Friends? Girl Scouts and Brownies sing of making new friends but keeping the old. The TV show Friends highlighted friendship. Even the premise of the movie, It’s A Wonderful Life, annually reminds us that “…no man is a failure who has friends.” Friends are lifelines, support systems, memory and laughter sharers, business door openers, and most importantly, folks who accept me for who I am. I wouldn’t trade you for anything.
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Debra H. Goldstein’s debut novel Maze in Blue received a 2012 IPPY Award and was reissued by Harlequin Worldwide Mystery in May 2014. Should Have Played Poker: a Carrie Martin and the Mah Jongg Player Murder Mystery will be released by Five Star Publications/Cengage in 2016. Debra also is an award winning short story and non-fiction writer. When it comes to her friends, enough said.
It’s Not Where You Start (It’s Where You Finish) by Debra H. Goldstein
Recently, I listened to Barbara Cook’s rendition of the Cy Coleman and Dorthy Field’s signature song “It’s Not Where You Start, It’s Where You Finish” from 1973’s Broadway show, Seesaw. Forty years after the song debuted, the words remain true.
Whether one is writing a novel, short story, or poem, the process is the same. “It’s not how you go, it’s how you land.” Writing requires coming up with an idea, getting it down on paper, rewriting, possibly tossing out one’s original thoughts, and writing the piece again and again until the words flow. It often is a solitary process, but the sisterhood of writers have the ability to inspire and help each other.
The reality is “If you’re going to last, you can’t make it fast,…Nobody starts a winner, give me a slow beginner.” At Malice Domestic, I had the privilege of riding an elevator with Carolyn Hart. I’m a pretty confident person, but as the elevator went up, I stumbled over my words telling “Ms. Hart” how much I enjoy her books. During the conference, where she was honored with the Amelia Award, I heard how her writing career didn’t take off. Her first few books either were not published or failed to sell well, but she kept writing. When she became an overnight success, it had been a long night. Our paths crossed a number of times during the conference and at the Sisters in Crime breakfast. Ironically, we were in the elevator together again leaving the conference. This time, I congratulated “Carolyn” on her award and we actually laughed about spending the conference in the elevator.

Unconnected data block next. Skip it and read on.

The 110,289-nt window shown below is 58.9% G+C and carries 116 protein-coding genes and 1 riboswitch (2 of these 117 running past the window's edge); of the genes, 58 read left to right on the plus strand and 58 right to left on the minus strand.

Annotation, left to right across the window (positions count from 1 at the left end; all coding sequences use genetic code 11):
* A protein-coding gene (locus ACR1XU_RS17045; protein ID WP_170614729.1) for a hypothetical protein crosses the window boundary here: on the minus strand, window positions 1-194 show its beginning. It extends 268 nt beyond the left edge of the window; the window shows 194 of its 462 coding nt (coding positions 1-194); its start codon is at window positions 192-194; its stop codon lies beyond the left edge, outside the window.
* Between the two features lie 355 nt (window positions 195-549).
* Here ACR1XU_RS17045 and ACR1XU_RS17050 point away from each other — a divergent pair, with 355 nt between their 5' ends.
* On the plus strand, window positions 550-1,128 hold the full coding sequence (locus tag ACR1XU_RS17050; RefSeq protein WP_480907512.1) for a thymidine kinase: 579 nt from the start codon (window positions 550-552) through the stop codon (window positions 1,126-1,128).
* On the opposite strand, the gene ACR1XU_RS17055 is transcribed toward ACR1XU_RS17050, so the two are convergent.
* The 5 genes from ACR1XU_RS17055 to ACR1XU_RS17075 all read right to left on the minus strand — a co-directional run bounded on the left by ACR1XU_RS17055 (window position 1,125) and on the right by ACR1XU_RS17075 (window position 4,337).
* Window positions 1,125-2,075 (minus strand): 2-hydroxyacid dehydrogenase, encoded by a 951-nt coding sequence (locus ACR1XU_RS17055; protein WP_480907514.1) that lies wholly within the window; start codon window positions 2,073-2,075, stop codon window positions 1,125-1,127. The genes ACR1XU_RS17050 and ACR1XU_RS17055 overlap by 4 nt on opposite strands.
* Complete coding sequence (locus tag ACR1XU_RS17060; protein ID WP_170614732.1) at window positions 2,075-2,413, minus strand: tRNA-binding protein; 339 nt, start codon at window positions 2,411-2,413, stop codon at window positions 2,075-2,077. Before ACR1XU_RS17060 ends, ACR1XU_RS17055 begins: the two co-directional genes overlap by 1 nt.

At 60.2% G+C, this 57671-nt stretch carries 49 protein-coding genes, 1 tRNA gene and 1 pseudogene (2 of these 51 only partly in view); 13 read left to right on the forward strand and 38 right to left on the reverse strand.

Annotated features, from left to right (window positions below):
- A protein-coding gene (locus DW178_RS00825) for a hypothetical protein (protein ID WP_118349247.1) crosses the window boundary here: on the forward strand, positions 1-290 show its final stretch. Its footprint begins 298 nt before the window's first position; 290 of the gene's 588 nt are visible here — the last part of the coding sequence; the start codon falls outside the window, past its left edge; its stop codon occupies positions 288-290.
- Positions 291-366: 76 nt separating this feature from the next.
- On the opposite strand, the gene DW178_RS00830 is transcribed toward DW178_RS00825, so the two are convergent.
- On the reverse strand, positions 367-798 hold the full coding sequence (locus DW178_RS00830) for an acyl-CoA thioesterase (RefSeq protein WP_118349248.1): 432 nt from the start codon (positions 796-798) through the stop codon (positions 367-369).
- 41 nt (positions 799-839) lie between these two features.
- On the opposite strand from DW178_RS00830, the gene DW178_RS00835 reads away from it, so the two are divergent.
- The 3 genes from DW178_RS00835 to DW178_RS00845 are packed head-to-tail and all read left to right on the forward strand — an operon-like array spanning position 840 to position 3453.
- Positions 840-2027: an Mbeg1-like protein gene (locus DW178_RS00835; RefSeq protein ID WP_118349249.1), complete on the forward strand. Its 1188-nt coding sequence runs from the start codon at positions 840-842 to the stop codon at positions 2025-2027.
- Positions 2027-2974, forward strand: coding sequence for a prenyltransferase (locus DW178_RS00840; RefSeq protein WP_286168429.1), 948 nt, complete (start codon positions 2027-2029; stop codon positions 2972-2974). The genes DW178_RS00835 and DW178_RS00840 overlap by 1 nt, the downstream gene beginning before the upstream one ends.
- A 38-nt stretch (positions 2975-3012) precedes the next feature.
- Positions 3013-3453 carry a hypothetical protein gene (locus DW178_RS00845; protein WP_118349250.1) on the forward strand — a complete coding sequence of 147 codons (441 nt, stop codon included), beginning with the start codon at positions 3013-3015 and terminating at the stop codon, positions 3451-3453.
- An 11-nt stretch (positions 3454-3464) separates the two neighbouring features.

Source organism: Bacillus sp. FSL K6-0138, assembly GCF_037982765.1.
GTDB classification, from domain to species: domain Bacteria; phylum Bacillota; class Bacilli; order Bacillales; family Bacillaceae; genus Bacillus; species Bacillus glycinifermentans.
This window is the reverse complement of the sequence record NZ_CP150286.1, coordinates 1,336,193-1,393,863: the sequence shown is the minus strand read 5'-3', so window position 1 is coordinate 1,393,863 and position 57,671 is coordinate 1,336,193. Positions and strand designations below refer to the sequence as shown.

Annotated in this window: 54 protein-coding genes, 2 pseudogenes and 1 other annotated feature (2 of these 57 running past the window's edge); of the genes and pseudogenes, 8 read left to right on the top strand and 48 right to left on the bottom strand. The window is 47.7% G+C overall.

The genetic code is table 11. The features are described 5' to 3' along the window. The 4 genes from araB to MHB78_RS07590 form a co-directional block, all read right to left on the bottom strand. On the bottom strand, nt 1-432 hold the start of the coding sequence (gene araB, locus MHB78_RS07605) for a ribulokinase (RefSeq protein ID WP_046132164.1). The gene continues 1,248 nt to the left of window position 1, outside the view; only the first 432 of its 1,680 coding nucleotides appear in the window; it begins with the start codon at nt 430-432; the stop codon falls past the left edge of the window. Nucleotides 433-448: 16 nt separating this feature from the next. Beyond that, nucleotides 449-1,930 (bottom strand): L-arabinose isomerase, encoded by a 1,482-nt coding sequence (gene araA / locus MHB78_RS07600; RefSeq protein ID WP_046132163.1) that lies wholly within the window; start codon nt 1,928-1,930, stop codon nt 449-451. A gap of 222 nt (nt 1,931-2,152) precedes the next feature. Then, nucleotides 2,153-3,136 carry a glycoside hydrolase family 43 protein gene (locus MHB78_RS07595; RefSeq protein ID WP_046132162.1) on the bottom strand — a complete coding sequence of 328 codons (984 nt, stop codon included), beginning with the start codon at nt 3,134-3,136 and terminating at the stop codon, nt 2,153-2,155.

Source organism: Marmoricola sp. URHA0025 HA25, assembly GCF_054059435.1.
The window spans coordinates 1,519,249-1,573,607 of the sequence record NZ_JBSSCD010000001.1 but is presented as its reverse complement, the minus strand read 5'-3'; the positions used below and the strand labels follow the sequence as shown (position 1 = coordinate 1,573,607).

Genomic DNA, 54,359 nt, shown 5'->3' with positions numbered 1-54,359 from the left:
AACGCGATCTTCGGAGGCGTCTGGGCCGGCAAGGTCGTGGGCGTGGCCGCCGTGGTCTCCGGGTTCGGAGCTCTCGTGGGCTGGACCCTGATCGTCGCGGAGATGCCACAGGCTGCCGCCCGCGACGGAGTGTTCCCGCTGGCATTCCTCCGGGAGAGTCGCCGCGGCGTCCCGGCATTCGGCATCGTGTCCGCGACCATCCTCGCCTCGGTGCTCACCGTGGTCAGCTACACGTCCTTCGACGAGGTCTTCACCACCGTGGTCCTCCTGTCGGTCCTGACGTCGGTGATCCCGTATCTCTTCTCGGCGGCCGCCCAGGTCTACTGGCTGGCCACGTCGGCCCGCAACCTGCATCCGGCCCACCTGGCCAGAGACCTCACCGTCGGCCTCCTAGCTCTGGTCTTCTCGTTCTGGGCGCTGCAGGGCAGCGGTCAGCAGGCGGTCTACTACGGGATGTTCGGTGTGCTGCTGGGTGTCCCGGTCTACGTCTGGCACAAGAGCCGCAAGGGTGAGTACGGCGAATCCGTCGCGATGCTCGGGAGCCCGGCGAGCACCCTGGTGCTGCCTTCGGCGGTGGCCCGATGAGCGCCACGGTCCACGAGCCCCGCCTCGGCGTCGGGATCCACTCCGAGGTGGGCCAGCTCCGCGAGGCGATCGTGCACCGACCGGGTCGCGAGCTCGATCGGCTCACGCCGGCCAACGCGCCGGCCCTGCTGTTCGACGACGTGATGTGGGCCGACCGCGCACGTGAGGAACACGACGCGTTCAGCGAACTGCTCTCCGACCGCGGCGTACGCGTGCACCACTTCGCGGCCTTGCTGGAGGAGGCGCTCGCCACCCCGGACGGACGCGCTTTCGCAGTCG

Thinking back on the difference in my behavior during our elevator rides, I realize that the change in my attitude came from being impressed with her writing abilities and with her persistence and willingness to help other writers. Even during the hour interview tied to her award at Malice, she took the time to give a new writer a shout-out. She was the only one to do so. It takes a big person to share one’s limelight with others. Her work ethic and her generosity illustrate the premise that “Your final return will not diminish/And you can be the cream of the crop/It’s not where you start, it’s where you finish/And you’re gonna finish on top.”
Recently, I had a birthday, but I didn’t have a lot of time to dwell on being a year older because my calendar was so full of “special” birthday events. Besides attaining another year of age, I’m sure I gained five pounds during the celebrations! What was important to me during what became my birthday month, were the friends and family members who wanted to share it with me. Each lunch, dinner, cupcake with a candle, was delightful, but three things put it all in perspective for me: receiving the Mildred Bell Johnson Lifetime Achievement Award from the Girl Scouts of North Central Alabama, an engagement party for my youngest daughter, and the unexpected death of a friend the day after he was part of a small, but joyful, birthday dinner party for me.
Three days before my birthday, I spoke the following words before almost four hundred people as I accepted the Mildred Bell Johnson award: